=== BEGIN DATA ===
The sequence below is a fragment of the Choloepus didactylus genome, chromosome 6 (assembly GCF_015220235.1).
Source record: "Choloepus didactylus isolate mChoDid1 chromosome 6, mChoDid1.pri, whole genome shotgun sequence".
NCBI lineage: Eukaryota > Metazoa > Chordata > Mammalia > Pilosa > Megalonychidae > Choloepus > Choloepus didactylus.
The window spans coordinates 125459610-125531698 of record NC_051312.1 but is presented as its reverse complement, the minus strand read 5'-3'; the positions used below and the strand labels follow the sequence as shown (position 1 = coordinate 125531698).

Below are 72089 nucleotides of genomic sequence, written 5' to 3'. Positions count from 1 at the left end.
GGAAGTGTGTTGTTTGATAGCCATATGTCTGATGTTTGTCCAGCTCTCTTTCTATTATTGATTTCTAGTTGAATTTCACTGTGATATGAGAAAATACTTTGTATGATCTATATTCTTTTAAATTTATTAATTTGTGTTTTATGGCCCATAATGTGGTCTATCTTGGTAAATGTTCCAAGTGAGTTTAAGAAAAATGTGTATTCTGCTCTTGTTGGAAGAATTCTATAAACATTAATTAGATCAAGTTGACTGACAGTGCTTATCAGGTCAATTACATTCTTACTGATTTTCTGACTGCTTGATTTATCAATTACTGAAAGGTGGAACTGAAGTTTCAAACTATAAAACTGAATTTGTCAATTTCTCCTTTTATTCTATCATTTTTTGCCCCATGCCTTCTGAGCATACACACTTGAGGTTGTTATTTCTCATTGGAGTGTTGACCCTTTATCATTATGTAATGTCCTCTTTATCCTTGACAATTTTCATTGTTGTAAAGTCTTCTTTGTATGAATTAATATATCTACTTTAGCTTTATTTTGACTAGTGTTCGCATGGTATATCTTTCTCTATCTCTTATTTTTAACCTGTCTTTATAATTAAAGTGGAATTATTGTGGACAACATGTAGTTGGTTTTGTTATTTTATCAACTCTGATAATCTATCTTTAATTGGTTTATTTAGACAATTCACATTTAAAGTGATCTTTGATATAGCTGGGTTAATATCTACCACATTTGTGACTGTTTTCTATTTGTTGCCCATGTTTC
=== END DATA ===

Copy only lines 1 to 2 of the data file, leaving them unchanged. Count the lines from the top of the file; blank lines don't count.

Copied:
The sequence below is a fragment of the Choloepus didactylus genome, chromosome 6 (assembly GCF_015220235.1).
Source record: "Choloepus didactylus isolate mChoDid1 chromosome 6, mChoDid1.pri, whole genome shotgun sequence".